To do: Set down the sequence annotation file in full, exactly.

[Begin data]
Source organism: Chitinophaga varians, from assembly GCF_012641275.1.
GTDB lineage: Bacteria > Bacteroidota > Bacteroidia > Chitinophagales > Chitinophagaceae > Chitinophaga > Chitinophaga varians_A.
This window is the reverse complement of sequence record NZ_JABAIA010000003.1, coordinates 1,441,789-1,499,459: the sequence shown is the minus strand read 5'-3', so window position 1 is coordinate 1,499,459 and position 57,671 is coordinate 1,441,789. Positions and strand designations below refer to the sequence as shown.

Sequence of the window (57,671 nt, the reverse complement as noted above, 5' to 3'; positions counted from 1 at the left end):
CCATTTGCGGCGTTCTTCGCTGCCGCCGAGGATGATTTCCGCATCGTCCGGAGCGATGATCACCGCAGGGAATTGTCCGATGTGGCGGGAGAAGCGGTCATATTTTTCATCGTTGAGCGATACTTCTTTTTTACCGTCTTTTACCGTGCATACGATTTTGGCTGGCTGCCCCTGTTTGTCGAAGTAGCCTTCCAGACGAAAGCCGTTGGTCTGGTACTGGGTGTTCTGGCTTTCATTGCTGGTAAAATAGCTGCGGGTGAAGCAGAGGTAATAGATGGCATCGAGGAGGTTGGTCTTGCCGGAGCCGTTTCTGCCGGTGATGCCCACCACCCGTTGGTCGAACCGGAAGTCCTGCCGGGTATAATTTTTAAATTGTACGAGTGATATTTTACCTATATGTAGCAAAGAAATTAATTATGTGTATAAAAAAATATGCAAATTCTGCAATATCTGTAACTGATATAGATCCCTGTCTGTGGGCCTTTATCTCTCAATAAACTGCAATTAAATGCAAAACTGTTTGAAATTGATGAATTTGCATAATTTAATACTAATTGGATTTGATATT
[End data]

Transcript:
Source organism: Chitinophaga varians, from assembly GCF_012641275.1.
GTDB lineage: Bacteria > Bacteroidota > Bacteroidia > Chitinophagales > Chitinophagaceae > Chitinophaga > Chitinophaga varians_A.
This window is the reverse complement of sequence record NZ_JABAIA010000003.1, coordinates 1,441,789-1,499,459: the sequence shown is the minus strand read 5'-3', so window position 1 is coordinate 1,499,459 and position 57,671 is coordinate 1,441,789. Positions and strand designations below refer to the sequence as shown.

Sequence of the window (57,671 nt, the reverse complement as noted above, 5' to 3'; positions counted from 1 at the left end):
CCATTTGCGGCGTTCTTCGCTGCCGCCGAGGATGATTTCCGCATCGTCCGGAGCGATGATCACCGCAGGGAATTGTCCGATGTGGCGGGAGAAGCGGTCATATTTTTCATCGTTGAGCGATACTTCTTTTTTACCGTCTTTTACCGTGCATACGATTTTGGCTGGCTGCCCCTGTTTGTCGAAGTAGCCTTCCAGACGAAAGCCGTTGGTCTGGTACTGGGTGTTCTGGCTTTCATTGCTGGTAAAATAGCTGCGGGTGAAGCAGAGGTAATAGATGGCATCGAGGAGGTTGGTCTTGCCGGAGCCGTTTCTGCCGGTGATGCCCACCACCCGTTGGTCGAACCGGAAGTCCTGCCGGGTATAATTTTTAAATTGTACGAGTGATATTTTACCTATATGTAGCAAAGAAATTAATTATGTGTATAAAAAAATATGCAAATTCTGCAATATCTGTAACTGATATAGATCCCTGTCTGTGGGCCTTTATCTCTCAATAAACTGCAATTAAATGCAAAACTGTTTGAAATTGATGAATTTGCATAATTTAATACTAATTGGATTTGATATT